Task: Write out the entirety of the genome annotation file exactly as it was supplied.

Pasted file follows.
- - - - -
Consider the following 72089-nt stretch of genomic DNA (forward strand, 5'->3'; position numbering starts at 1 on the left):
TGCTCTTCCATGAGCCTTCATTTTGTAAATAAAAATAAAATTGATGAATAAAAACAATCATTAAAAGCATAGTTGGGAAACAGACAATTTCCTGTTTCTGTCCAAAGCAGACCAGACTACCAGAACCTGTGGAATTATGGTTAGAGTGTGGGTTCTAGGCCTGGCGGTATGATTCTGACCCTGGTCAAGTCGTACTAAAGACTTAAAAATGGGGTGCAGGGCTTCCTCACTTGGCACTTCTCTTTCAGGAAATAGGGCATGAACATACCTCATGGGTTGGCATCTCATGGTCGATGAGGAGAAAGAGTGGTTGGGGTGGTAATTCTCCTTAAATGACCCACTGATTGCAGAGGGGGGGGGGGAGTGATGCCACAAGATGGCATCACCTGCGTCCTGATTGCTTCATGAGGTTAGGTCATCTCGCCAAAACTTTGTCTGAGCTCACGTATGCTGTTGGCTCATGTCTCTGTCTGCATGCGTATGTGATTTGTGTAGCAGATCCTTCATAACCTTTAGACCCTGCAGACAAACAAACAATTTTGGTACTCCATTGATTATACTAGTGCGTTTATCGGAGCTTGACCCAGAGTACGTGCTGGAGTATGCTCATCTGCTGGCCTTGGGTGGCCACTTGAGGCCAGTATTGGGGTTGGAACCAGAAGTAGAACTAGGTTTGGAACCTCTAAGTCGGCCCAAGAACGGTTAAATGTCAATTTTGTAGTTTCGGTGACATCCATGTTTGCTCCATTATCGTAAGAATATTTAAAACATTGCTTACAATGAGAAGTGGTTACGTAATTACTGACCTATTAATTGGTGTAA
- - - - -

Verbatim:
Consider the following 72089-nt stretch of genomic DNA (forward strand, 5'->3'; position numbering starts at 1 on the left):
TGCTCTTCCATGAGCCTTCATTTTGTAAATAAAAATAAAATTGATGAATAAAAACAATCATTAAAAGCATAGTTGGGAAACAGACAATTTCCTGTTTCTGTCCAAAGCAGACCAGACTACCAGAACCTGTGGAATTATGGTTAGAGTGTGGGTTCTAGGCCTGGCGGTATGATTCTGACCCTGGTCAAGTCGTACTAAAGACTTAAAAATGGGGTGCAGGGCTTCCTCACTTGGCACTTCTCTTTCAGGAAATAGGGCATGAACATACCTCATGGGTTGGCATCTCATGGTCGATGAGGAGAAAGAGTGGTTGGGGTGGTAATTCTCCTTAAATGACCCACTGATTGCAGAGGGGGGGGGGGAGTGATGCCACAAGATGGCATCACCTGCGTCCTGATTGCTTCATGAGGTTAGGTCATCTCGCCAAAACTTTGTCTGAGCTCACGTATGCTGTTGGCTCATGTCTCTGTCTGCATGCGTATGTGATTTGTGTAGCAGATCCTTCATAACCTTTAGACCCTGCAGACAAACAAACAATTTTGGTACTCCATTGATTATACTAGTGCGTTTATCGGAGCTTGACCCAGAGTACGTGCTGGAGTATGCTCATCTGCTGGCCTTGGGTGGCCACTTGAGGCCAGTATTGGGGTTGGAACCAGAAGTAGAACTAGGTTTGGAACCTCTAAGTCGGCCCAAGAACGGTTAAATGTCAATTTTGTAGTTTCGGTGACATCCATGTTTGCTCCATTATCGTAAGAATATTTAAAACATTGCTTACAATGAGAAGTGGTTACGTAATTACTGACCTATTAATTGGTGTAA